A movement from Chimaera for violin and pipa, was a lively and adventurous work by Wellington composer Tabea Squire. It was given a spirited introduction and then spunky performance by Monique Lapins together with Wu Man who keeps clarity within a shimmering dexterity. (I’d have been glad to see composition dates included on the otherwise excellent printed programme).

Red Lantern for Pipa and String Quartet was derived from the original score for the film Raise the Red Lantern by composer Zhao Jiping, here adapted by him and his composer-son, Zhao Lin. There were  narrative-cum-poetic moods in its five sections – Prelude moonlight, Wandering, Love, Death, Epilogue. About all there is really.

The second half of the concert opened with the string quartet Eight Colours by Tan Dun, from 1986, which he describes as “almost like a set of brush paintings … with timbre and actual string techniques developed from the Peking Opera… finding in it a way to mingle old materials from my culture with the new …”.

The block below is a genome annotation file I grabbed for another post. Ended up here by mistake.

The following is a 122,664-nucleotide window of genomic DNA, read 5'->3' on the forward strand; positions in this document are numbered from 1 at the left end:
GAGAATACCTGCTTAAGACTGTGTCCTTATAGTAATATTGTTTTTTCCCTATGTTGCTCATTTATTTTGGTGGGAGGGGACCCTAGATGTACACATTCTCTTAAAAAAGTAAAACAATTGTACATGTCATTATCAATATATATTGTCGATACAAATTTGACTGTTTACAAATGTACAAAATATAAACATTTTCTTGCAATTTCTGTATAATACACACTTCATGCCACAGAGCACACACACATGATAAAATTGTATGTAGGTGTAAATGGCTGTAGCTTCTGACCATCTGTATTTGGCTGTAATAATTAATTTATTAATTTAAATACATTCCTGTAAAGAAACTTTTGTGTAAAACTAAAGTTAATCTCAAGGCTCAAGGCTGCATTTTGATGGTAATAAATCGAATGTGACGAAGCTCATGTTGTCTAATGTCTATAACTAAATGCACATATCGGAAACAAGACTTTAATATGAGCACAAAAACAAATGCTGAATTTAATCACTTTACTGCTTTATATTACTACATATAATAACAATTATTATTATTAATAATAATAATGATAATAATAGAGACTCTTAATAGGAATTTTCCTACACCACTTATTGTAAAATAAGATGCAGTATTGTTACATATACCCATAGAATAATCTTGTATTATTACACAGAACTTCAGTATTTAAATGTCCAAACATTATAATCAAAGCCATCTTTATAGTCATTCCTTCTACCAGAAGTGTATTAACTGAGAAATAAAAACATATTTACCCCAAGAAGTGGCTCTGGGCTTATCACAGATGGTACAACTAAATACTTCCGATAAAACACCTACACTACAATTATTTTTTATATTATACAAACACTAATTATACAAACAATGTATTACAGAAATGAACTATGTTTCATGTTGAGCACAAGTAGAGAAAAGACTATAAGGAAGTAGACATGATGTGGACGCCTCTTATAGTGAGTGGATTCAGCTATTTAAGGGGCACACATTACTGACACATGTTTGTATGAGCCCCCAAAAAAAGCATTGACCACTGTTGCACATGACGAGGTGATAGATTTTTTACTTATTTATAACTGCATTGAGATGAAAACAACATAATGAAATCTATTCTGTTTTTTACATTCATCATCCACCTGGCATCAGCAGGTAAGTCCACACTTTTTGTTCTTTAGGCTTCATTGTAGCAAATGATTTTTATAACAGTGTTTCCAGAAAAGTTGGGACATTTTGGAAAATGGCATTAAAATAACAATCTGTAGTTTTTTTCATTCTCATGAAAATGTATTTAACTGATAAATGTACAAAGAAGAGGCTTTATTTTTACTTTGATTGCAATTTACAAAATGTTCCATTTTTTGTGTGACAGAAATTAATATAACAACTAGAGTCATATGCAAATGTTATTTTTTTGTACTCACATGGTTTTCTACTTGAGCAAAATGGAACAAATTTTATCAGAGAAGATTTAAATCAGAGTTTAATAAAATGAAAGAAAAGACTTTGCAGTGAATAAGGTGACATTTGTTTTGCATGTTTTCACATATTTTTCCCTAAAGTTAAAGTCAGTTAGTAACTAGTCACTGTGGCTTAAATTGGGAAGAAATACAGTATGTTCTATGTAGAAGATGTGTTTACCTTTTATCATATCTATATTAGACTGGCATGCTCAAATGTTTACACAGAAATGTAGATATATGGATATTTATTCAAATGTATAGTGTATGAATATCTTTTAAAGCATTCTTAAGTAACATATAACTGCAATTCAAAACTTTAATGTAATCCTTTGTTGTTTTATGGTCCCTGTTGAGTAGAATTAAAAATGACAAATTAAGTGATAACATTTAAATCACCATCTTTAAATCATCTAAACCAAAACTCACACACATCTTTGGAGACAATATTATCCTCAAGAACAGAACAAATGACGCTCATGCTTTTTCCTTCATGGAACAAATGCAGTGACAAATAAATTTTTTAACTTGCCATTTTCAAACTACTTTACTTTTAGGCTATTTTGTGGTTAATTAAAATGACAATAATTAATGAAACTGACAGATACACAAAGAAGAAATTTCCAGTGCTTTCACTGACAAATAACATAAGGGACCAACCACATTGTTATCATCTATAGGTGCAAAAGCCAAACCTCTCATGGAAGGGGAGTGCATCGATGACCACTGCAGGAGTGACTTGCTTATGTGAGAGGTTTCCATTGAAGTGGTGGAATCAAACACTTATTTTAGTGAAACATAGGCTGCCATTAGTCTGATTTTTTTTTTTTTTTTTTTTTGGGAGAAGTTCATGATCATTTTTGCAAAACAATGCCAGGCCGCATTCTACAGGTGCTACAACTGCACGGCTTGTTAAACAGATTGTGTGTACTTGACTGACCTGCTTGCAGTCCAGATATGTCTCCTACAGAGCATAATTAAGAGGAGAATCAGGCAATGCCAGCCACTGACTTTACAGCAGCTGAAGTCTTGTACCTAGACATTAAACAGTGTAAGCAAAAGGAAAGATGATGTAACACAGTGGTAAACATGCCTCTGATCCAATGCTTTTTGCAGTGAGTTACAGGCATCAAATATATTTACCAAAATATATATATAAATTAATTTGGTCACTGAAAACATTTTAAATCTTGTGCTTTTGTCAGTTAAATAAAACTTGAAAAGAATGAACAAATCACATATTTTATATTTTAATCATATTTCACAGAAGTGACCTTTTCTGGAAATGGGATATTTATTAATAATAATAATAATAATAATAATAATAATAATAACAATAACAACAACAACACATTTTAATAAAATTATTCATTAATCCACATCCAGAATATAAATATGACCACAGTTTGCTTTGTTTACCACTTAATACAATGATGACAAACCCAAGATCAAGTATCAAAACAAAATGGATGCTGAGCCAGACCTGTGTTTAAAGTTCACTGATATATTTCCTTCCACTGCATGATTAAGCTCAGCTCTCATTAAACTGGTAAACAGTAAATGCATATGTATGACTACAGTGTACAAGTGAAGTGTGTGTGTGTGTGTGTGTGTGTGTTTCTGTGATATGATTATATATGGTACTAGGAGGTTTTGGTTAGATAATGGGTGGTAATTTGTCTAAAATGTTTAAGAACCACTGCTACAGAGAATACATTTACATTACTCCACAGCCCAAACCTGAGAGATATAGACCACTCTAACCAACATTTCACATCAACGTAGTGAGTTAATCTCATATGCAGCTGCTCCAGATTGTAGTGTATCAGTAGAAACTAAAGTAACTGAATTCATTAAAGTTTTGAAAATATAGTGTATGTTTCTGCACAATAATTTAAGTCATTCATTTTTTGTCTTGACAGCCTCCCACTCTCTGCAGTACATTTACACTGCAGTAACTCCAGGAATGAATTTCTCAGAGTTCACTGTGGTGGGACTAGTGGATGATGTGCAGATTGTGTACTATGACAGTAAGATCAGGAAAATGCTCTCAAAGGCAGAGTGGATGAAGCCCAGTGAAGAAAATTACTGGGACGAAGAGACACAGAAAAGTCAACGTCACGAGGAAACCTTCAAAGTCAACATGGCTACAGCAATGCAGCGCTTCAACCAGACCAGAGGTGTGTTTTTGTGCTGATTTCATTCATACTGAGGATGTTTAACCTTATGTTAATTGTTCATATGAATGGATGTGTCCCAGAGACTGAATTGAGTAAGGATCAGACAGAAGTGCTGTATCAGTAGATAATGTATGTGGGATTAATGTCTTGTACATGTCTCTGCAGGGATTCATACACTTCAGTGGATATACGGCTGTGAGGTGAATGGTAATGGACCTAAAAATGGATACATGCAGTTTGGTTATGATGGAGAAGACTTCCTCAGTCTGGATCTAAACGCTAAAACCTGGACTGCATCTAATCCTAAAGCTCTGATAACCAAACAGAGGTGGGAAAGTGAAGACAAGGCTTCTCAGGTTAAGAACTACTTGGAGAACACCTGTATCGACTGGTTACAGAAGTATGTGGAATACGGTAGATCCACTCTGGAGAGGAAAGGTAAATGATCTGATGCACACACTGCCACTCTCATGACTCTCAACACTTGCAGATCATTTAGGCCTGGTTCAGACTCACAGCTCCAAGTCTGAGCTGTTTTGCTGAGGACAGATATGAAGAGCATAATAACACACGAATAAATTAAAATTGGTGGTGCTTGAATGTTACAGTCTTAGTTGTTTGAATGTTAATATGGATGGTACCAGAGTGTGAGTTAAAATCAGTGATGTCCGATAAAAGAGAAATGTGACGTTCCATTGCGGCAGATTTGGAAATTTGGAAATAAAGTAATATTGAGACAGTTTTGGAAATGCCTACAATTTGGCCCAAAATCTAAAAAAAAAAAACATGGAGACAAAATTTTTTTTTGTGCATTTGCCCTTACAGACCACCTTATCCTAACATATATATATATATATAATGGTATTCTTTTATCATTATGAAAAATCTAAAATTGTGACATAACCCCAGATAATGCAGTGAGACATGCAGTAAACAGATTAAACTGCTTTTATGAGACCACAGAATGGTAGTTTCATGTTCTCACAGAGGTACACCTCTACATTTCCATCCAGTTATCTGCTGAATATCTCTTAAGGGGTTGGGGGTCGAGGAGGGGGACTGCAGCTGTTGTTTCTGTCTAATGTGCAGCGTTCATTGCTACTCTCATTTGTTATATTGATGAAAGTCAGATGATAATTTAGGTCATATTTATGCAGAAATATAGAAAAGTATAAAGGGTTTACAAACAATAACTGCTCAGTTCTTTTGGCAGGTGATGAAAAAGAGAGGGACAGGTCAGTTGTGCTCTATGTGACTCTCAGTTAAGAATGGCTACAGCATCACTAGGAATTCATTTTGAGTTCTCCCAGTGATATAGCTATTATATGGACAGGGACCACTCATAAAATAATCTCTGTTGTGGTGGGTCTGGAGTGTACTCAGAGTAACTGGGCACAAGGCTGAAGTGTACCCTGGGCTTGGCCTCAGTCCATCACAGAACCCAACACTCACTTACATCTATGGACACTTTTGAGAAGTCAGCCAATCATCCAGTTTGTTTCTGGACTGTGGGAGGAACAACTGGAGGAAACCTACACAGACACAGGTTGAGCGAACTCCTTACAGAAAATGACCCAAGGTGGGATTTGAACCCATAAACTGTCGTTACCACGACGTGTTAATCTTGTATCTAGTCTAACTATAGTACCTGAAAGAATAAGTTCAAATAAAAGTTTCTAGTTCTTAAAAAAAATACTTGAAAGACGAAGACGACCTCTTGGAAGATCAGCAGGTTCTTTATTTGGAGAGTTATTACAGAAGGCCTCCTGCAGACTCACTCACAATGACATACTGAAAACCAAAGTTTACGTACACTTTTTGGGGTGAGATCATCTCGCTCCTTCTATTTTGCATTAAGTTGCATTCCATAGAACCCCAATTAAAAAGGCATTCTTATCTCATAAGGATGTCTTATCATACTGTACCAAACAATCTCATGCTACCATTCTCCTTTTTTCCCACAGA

The final work, Concerto for String Quartet and Pipa, again  by Tan Dun,  makes demands of many sorts –  percussive, lyrical, and vocal – of the performers and they rise to and relish that fully. A great deal of rhythmic movement and expressive gesture is delivered so you might say that these musicians are dancing… but they are now seasoned performers sharing the stage with Royal New Zealand ballet dancers, so why not?